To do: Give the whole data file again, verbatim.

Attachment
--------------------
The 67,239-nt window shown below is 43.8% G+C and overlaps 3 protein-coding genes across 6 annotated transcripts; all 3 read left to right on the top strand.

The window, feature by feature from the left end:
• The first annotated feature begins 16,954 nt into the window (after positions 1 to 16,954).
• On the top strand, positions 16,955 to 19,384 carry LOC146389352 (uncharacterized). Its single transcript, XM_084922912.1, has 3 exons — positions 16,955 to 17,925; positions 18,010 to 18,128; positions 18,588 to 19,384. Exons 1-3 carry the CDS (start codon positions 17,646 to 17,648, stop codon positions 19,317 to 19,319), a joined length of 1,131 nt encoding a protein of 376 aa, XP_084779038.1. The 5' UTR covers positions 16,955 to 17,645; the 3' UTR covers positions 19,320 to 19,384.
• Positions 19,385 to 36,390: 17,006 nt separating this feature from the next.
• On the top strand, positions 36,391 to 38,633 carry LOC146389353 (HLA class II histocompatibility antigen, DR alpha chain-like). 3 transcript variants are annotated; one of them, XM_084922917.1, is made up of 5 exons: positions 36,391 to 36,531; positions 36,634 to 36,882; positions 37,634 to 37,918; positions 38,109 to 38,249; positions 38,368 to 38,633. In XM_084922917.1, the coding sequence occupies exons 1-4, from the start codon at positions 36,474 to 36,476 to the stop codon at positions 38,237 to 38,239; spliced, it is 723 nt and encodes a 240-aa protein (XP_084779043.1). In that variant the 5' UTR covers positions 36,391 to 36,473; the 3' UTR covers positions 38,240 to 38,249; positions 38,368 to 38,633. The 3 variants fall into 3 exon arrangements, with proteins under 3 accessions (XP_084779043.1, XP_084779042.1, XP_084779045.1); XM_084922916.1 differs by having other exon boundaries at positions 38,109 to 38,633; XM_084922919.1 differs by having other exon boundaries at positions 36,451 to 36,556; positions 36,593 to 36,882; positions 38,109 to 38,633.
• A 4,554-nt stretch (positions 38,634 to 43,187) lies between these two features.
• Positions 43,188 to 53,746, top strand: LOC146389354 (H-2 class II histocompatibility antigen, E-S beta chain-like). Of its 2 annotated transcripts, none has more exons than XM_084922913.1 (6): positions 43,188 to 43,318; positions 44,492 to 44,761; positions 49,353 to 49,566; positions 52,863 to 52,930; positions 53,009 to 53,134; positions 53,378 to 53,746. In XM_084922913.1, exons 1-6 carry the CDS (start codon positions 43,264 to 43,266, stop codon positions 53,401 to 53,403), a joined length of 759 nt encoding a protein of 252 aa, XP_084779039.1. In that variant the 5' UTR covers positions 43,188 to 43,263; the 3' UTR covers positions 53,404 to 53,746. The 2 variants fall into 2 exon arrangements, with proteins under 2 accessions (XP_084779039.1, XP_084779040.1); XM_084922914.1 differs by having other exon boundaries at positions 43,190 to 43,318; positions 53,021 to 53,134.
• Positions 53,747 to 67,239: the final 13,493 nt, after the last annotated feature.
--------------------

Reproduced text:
The 67,239-nt window shown below is 43.8% G+C and overlaps 3 protein-coding genes across 6 annotated transcripts; all 3 read left to right on the top strand.

The window, feature by feature from the left end:
• The first annotated feature begins 16,954 nt into the window (after positions 1 to 16,954).
• On the top strand, positions 16,955 to 19,384 carry LOC146389352 (uncharacterized). Its single transcript, XM_084922912.1, has 3 exons — positions 16,955 to 17,925; positions 18,010 to 18,128; positions 18,588 to 19,384. Exons 1-3 carry the CDS (start codon positions 17,646 to 17,648, stop codon positions 19,317 to 19,319), a joined length of 1,131 nt encoding a protein of 376 aa, XP_084779038.1. The 5' UTR covers positions 16,955 to 17,645; the 3' UTR covers positions 19,320 to 19,384.
• Positions 19,385 to 36,390: 17,006 nt separating this feature from the next.
• On the top strand, positions 36,391 to 38,633 carry LOC146389353 (HLA class II histocompatibility antigen, DR alpha chain-like). 3 transcript variants are annotated; one of them, XM_084922917.1, is made up of 5 exons: positions 36,391 to 36,531; positions 36,634 to 36,882; positions 37,634 to 37,918; positions 38,109 to 38,249; positions 38,368 to 38,633. In XM_084922917.1, the coding sequence occupies exons 1-4, from the start codon at positions 36,474 to 36,476 to the stop codon at positions 38,237 to 38,239; spliced, it is 723 nt and encodes a 240-aa protein (XP_084779043.1). In that variant the 5' UTR covers positions 36,391 to 36,473; the 3' UTR covers positions 38,240 to 38,249; positions 38,368 to 38,633. The 3 variants fall into 3 exon arrangements, with proteins under 3 accessions (XP_084779043.1, XP_084779042.1, XP_084779045.1); XM_084922916.1 differs by having other exon boundaries at positions 38,109 to 38,633; XM_084922919.1 differs by having other exon boundaries at positions 36,451 to 36,556; positions 36,593 to 36,882; positions 38,109 to 38,633.
• A 4,554-nt stretch (positions 38,634 to 43,187) lies between these two features.
• Positions 43,188 to 53,746, top strand: LOC146389354 (H-2 class II histocompatibility antigen, E-S beta chain-like). Of its 2 annotated transcripts, none has more exons than XM_084922913.1 (6): positions 43,188 to 43,318; positions 44,492 to 44,761; positions 49,353 to 49,566; positions 52,863 to 52,930; positions 53,009 to 53,134; positions 53,378 to 53,746. In XM_084922913.1, exons 1-6 carry the CDS (start codon positions 43,264 to 43,266, stop codon positions 53,401 to 53,403), a joined length of 759 nt encoding a protein of 252 aa, XP_084779039.1. In that variant the 5' UTR covers positions 43,188 to 43,263; the 3' UTR covers positions 53,404 to 53,746. The 2 variants fall into 2 exon arrangements, with proteins under 2 accessions (XP_084779039.1, XP_084779040.1); XM_084922914.1 differs by having other exon boundaries at positions 43,190 to 43,318; positions 53,021 to 53,134.
• Positions 53,747 to 67,239: the final 13,493 nt, after the last annotated feature.